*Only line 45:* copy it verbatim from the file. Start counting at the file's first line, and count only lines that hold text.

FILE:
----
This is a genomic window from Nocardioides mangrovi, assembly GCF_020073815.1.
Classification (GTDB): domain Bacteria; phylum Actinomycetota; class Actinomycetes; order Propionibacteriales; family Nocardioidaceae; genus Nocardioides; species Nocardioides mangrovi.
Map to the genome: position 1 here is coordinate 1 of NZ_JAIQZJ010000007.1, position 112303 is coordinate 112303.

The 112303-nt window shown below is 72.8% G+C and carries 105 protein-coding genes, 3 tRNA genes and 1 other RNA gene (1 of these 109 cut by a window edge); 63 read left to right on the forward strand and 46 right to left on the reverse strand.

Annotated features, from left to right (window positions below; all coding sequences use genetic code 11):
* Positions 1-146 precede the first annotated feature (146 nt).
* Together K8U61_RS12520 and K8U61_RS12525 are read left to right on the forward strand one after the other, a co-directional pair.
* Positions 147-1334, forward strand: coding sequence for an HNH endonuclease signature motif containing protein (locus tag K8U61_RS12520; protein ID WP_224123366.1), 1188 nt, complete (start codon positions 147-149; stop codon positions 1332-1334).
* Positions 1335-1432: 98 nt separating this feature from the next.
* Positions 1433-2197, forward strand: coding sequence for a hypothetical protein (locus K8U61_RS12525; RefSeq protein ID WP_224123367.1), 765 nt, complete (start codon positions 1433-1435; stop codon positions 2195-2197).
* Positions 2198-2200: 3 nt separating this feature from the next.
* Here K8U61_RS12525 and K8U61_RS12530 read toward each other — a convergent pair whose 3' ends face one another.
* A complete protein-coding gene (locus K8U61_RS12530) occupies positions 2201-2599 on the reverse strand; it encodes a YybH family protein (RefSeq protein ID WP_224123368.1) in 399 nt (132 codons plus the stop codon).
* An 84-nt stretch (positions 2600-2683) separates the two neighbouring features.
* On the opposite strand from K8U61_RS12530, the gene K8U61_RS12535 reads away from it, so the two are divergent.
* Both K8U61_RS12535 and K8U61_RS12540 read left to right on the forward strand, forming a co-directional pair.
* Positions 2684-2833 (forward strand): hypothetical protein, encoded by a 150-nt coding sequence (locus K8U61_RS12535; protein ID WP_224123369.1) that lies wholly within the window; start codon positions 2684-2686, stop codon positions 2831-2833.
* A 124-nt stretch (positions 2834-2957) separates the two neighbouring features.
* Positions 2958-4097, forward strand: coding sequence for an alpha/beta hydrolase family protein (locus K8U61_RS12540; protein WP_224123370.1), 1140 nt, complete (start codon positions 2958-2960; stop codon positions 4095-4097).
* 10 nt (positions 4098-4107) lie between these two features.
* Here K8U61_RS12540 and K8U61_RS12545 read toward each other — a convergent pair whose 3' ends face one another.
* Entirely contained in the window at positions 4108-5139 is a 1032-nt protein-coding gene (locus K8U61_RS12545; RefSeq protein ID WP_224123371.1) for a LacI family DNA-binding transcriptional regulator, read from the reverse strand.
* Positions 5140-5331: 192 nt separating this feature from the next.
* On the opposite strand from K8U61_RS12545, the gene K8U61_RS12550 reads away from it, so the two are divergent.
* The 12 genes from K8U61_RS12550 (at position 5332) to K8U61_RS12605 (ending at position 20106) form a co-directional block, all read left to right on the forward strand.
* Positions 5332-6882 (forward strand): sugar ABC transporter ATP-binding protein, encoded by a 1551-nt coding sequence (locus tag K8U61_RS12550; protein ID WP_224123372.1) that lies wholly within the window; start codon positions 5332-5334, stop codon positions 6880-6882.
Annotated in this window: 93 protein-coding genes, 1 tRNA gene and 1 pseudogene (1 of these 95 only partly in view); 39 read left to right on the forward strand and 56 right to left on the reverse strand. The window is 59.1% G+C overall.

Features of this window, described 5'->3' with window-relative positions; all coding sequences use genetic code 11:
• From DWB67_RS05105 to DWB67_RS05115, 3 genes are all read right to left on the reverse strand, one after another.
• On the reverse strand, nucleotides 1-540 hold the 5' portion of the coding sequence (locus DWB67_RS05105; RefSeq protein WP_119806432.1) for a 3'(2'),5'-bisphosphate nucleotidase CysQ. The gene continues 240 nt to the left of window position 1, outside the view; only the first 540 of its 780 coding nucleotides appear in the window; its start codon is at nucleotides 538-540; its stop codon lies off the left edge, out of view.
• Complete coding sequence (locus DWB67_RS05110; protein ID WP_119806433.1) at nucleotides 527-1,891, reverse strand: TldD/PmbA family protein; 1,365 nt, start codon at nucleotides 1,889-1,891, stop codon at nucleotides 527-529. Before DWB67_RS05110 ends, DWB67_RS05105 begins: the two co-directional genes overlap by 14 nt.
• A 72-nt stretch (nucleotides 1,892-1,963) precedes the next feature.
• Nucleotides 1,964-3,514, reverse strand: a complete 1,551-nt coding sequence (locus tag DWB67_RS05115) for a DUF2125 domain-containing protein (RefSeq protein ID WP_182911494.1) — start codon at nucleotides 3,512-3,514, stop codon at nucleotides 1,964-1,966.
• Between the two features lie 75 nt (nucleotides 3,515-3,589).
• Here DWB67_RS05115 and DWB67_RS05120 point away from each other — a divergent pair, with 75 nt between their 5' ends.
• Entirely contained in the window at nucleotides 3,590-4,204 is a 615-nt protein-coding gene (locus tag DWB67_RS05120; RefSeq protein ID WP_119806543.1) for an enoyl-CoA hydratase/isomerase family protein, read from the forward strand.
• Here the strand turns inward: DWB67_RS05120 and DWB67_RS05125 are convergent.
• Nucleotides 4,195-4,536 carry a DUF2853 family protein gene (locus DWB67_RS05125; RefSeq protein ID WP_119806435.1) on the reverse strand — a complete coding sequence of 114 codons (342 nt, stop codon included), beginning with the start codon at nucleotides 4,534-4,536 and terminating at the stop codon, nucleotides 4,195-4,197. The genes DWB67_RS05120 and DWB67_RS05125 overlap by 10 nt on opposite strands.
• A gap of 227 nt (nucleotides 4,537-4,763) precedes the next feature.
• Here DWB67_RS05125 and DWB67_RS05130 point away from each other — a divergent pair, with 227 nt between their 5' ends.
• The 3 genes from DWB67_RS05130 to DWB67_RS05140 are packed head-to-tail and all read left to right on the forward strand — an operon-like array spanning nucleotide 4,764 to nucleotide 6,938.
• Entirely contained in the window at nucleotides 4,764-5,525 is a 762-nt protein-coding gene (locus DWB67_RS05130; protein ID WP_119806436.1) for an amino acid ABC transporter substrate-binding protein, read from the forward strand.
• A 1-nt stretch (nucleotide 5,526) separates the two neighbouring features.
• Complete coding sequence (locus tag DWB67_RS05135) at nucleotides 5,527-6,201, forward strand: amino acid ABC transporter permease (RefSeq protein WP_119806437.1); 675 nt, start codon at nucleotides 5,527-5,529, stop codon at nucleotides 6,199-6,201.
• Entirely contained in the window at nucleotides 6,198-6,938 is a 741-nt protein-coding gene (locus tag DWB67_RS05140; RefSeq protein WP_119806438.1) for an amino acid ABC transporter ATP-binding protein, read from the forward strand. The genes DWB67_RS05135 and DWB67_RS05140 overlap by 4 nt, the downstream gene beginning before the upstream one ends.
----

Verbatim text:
• Entirely contained in the window at nucleotides 6,198-6,938 is a 741-nt protein-coding gene (locus tag DWB67_RS05140; RefSeq protein WP_119806438.1) for an amino acid ABC transporter ATP-binding protein, read from the forward strand. The genes DWB67_RS05135 and DWB67_RS05140 overlap by 4 nt, the downstream gene beginning before the upstream one ends.